Quinoa Stuffed Poblano Peppers


I am a self-professed “food pusher.” Early in my career, I used to volunteer at my local farmer’s market in Longmont, Colorado. Every Saturday, I would walk up and down the market culling produce from our farmers, then I’d go back to my little tent and create something to offer market shoppers. At first, it was hard to convince the attendees that I wasn’t trying to sell anything, rather simply offering ideas and suggestions on how to prepare the market’s seasonal offerings.

In order to get people to try something they had never seen before I started saying, “This is guilt-free sampling folks, I’m not selling a thing!” Big smile, “I’m the farmer’s market ‘food pusher’!”

THIS is where I got them! Most of the time I could reel them in and this led to conversations about recipes and all the good things available at the market. It was so much fun! Free food samples, an eager new chef and tons of incredible produce. I had a new calling.

I still see myself as a food pusher. It makes me happy to introduce people to new produce, or a technique, or a recipe they may not have seen before. I feel the biggest part of being a chef isn’t getting people to like me as a cook, but rather getting them to trust me when I ask them to taste something new, like sweet potato leaves (they’re similar to spinach) or a radish seed pod (looks like edamame but tastes like radish). If I can gain that little bit of trust, then they will keep coming back looking for another delicious fix.

Today’s recipe is a favorite from those farmer’s market days and something I recently prepared for one of our friend’s book club meeting. What I love about this recipe is that it’s light, you can serve it warm or at room temperature and it’s absolutely gorgeous!

Quinoa Stuffed Poblano Peppers

  • 4 poblano peppers, roasted and skins removed
  • 1/4 cup balsamic reduction, see recipe below
  • 1/4 cup cumin lime crema, see recipe below
  • 1 1/2 cups cooked quinoa, salted
  • 1 cup chopped kale
  • 1 green onion, green and white part sliced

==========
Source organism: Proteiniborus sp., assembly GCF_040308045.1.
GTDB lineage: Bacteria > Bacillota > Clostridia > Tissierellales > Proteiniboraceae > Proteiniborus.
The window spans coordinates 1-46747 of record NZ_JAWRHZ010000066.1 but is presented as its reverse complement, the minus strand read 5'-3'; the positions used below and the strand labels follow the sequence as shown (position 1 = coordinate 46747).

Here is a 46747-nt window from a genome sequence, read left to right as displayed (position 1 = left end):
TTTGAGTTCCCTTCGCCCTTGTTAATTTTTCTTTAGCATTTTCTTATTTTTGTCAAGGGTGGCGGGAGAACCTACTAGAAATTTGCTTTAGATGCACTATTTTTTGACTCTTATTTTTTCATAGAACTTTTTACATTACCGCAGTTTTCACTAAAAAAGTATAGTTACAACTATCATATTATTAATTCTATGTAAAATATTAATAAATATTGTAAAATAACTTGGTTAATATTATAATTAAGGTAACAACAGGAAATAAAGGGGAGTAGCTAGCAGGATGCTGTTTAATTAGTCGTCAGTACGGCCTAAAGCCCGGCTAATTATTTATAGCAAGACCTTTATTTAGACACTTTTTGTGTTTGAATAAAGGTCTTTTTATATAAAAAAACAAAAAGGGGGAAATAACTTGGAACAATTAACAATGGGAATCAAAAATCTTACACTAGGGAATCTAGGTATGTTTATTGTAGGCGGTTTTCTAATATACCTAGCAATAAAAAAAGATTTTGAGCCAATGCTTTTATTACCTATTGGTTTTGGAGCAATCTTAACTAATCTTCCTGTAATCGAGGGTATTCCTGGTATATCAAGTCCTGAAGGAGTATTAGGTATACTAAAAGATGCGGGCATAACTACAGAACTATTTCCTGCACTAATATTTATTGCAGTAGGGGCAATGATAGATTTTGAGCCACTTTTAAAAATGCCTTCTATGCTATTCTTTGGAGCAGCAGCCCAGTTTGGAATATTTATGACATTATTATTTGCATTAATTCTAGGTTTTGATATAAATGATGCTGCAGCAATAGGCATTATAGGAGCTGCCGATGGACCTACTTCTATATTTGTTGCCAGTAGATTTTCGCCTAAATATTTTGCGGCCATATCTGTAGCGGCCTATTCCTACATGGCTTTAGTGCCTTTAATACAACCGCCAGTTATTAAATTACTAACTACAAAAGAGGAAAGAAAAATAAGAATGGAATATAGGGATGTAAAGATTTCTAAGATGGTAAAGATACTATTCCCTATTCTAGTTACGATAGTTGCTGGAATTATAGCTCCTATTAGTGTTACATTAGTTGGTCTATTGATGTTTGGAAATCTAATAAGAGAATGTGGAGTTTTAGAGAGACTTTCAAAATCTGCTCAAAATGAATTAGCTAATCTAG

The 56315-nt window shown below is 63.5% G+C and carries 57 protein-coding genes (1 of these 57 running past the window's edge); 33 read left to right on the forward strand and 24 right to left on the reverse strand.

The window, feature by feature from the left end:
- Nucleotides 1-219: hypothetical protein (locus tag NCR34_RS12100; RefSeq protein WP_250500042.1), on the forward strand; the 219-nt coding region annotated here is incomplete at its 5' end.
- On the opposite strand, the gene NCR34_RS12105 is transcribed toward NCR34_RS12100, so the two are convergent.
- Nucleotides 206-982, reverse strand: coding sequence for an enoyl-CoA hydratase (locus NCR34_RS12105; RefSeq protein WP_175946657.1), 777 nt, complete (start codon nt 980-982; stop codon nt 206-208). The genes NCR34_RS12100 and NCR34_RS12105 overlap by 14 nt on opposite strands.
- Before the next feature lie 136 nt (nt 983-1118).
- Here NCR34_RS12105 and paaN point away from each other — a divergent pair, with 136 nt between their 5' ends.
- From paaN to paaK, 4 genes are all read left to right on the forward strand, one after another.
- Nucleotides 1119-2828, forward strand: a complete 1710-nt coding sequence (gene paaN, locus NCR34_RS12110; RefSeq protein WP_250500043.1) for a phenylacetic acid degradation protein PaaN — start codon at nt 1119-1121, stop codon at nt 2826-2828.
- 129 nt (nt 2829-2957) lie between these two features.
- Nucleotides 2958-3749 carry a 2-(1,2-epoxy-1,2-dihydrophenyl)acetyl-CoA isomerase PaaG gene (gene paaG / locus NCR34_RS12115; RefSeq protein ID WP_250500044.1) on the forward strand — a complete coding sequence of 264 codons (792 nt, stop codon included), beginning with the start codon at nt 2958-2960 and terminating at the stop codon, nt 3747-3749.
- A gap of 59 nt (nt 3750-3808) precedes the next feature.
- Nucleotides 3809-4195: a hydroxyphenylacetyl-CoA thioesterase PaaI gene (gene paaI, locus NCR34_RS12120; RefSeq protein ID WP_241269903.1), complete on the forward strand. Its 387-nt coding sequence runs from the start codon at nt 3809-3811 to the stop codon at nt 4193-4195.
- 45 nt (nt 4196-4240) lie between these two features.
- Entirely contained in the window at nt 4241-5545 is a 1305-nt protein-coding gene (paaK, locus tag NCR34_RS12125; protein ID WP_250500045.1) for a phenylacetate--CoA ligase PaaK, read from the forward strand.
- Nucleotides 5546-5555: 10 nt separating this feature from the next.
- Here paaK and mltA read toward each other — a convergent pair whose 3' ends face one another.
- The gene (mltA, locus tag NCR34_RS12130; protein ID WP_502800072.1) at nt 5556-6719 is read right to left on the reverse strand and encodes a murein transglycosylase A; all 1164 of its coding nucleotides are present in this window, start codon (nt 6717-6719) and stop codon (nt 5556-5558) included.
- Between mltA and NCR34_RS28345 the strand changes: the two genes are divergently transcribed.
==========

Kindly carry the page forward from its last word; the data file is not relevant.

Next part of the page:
• 3 large radishes, diced
  • 2 Tbsp. cilantro, plus extra garnish
  • 2-3 oz. crumbled feta (or goat) cheese, divided
  • 2 Tbsp. fresh lime juice
  • 2 Tbsp. extra virgin olive oil
  • kosher salt
  • freshly ground pepper
  • 1/4 cup chopped toasted walnuts or pine nuts
  • 1/4 cup pomegranate seeds or dried cranberries

Cumin Lime Crema

  • 1/4 cup sour cream
  • 2 Tbsp. milk
  • 2 tsp. lime juice
  • 1/2 tsp. ground cumin
  • 1/4 tsp. salt

Whisk together all ingredients and let rest at room temp for at least 30 minutes to allow flavors to develop.

Balsamic Reduction

Pour 1 cup balsamic vinegar into an 8” skillet and turn heat to low to a low medium (make sure you have plenty of ventilation). Simmer until liquid is reduced to 1/4 cup, about 10-15 minutes. Cool completely.


Preheat oven to 325 degrees. Roast and peel peppers. Prepare balsamic reduction and cumin lime crema.

Cut a slit down the center of each roasted poblano, removing as many seeds as possible (you don’t have to remove them all). Set aside.

In a small sauté pan, sauté kale in a little olive oil and a sprinkle of water until tender, about 5 minutes. In a medium bowl, mix quinoa, sautéed kale, green onions, radishes, cilantro, 2 oz. of the feta or goat cheese, lime juice and olive oil. Season with salt and pepper to your liking.

Fill each pepper with 1/4 – 1/3 cup quinoa mixture and set on an oiled sheet pan or small casserole pan. Tent pan with aluminum foil and bake in the oven for 12-15 minutes, just long enough to warm through.

To serve, place one pepper on each plate, top remaining feta and drizzle with crema and balsamic reduction. Top with chopped nuts, cilantro and pomegranate seeds. Season with a small pinch of kosher salt and freshly ground pepper. Serves 4.


  • If you have a question about roasting chiles, YouTube has great videos on how to roast and skin peppers on a gas stove or grill or under a broiler.
  • When making quinoa, I use 1/8 cup LESS water than stated on the directions (example 1 cup quinoa with 1-7/8 cup water).  I like a firmer grain that does not collapse or clump.
  • If you ever have extra quinoa, simply bake on a sheet pan in the oven at 325 degrees until dried and crunchy. It might take anywhere from 15-25 minutes depending on how dry your quinoa was to begin with. I use these little nuggets as toppings for salad, or to garnish these stuffed peppers.
  • This recipe is nice served warm or at room temperature and it’s easily doubled or tripled.
Stuffed Poblanos from Flavors of the Southwest Cooking Class Ginger and Baker
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